Initially, because of the variety of dies, the metal quality and surfaces, no one had any doubts that this hoard was real. The hoard was recently dug up out of the soil. This led to the conclusion there was no doubt about the “realism” of these coins. Once the surface dirt was removed, there was no doubt to the authenticity. However, in a few days, phone calls from Europe indicated that there were questions regarding the authenticity of the hoard. With the accumulation of information, the conclusion became crystal clear. Everyone involved with these coins were victims of a very clever, deceptive counterfeiting scheme.

Another example of a Black Sea hoard occurred in the early part of the 21st century. These fake coins were produced by casting. The initial process was followed by an additional electro galvanic silver plating for further surface shaping. When completed, an artificial patina was applied. It was very easy to be mislead if you looked at these fake coins without using a magnifying glass at least seven time magnification. The weight and appearance of these fakes were fairly exact copies of the genuine ones.


In my family, a cousin decided to sell her aunt’s forty eight (48) “Ancient Greek” coins and I was tasked with the job. Over a three-month period, several different ancient coin specialists analyzed and examined the coins and in every case, deemed all forty-eight coins counterfeit. As the specialists explained, these modern fakes were made in local garages. The coins were put into polluted water for several months to give them an “aged” look. After removal, the coins were dried and sold to gullible tourists. My cousin was devastated when she learned that her aunt and uncle spent a considerable sum for modern fakes.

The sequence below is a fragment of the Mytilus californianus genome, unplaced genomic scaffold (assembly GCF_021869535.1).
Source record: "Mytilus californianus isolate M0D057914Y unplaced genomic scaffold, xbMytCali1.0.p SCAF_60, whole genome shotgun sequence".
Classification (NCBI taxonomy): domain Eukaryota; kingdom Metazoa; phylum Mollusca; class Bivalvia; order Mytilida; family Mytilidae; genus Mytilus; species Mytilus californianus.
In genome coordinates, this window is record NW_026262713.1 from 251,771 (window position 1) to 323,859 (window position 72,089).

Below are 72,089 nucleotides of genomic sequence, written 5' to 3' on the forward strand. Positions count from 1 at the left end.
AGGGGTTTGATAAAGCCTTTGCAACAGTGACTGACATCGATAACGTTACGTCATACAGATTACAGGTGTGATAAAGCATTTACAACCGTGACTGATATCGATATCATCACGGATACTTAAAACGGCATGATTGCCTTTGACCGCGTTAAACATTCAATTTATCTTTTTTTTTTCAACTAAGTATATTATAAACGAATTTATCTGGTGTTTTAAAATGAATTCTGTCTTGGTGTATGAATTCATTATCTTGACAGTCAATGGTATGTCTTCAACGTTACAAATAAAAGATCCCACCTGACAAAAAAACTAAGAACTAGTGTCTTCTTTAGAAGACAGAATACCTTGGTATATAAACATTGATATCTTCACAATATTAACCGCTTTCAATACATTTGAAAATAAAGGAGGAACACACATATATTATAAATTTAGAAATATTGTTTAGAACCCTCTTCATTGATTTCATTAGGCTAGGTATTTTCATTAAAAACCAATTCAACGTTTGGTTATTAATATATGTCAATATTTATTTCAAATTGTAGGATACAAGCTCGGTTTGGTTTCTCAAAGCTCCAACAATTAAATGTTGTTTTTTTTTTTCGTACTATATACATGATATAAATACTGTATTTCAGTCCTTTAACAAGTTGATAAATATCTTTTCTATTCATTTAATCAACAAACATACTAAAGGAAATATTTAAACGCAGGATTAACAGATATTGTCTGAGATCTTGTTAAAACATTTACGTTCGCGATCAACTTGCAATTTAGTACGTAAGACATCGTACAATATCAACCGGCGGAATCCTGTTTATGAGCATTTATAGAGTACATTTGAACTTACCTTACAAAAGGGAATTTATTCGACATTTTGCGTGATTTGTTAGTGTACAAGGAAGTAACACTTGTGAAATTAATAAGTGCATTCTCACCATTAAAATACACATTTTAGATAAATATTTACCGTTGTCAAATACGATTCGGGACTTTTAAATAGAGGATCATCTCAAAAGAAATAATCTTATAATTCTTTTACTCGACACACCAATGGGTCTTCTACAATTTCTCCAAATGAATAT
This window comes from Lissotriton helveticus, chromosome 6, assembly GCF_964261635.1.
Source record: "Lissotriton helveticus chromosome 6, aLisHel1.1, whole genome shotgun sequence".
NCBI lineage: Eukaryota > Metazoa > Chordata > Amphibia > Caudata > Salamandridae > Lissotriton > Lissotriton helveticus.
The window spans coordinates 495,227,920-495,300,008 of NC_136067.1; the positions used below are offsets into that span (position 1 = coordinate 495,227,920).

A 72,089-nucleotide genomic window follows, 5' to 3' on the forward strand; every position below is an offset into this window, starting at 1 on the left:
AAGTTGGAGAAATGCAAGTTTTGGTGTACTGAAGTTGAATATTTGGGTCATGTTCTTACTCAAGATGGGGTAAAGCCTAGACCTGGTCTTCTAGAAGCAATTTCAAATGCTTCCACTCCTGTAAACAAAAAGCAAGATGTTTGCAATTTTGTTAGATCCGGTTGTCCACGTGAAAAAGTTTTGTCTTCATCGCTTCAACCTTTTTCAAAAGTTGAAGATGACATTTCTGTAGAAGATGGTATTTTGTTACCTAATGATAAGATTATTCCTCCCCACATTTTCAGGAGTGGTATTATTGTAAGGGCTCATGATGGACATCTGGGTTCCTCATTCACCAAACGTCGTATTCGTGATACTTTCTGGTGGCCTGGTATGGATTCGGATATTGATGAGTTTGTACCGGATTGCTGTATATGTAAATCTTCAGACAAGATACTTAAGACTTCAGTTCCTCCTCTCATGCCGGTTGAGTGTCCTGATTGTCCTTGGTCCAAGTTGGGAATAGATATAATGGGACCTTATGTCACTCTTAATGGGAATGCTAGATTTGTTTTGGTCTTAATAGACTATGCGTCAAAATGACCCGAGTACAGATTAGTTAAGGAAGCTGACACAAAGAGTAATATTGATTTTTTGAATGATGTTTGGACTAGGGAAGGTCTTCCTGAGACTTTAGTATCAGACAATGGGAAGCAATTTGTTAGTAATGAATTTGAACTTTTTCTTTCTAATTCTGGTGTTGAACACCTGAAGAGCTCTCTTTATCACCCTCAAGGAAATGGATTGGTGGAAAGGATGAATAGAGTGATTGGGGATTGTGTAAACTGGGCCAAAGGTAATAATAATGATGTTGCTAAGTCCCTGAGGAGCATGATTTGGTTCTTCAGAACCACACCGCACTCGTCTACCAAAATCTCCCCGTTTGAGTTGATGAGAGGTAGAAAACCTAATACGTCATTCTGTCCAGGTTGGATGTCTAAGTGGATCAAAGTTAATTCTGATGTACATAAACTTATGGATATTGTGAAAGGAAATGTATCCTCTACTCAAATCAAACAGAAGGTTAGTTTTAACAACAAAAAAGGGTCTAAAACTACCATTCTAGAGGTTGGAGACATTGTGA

In the October 10, 2010 edition of Coin World, there was a lengthy article concerning fake American gold coins. Here is what was disclosed: “Counterfeits are known for every regular issue United States gold coin from dollar through $20 double eagle.” The article further points out that the fakes have become more sophisticated. To this day, the major threat is the fabrication of American gold coins in China. Unfortunately, some have been sold on ebay.


In the last few years, China has been producing a substantial number of fake American coins. In its January 2009 edition Coin World, had a comprehensive article about the enormity of this situation. “How deceptive are the Chinese made counterfeit coins entering the U.S. market via ebay?”

This is an on-going problem; producing American fake coins is legal in China as well as a sore point between the two countries. Not only are fake coins being produced in China, but also fake coin holders (known as “slabs”) and fake certification labels matching information found on proper labels.

Counterfeit US coins was also the subject of an August 28, 2009, the COIN DEALER newsletter page one article. It explained how American 19th century coins were reported by Chicago area dealer. The article concluded: “There is no single greater threat to the long term health of the hobby than an influx of counterfeit US coins entering into the marketplace.” Today’s technology can make counterfeiting lucrative.


Counterfeit coins are not only for coins made in yesteryear, but those minted today as well. Within the last year, the Independent carried the following headline: “Discovery of largest ever stash of fake Euro coins sparks fears the British two pound coin could be next”.  The article stated that the discovery of 500,000 Euros worth of fake Euro coins from China sparked concern that the British two pound coin could be also forged in China as well. One of the main concerns is that these fake coins are likely to be accepted in vending machines.


Caveat Emptor, Buyer Beware. Counterfeiting is a continuous and costly problem. Not only have coins been illegally reproduced, so has currency, furniture, sports cards, just to name a few.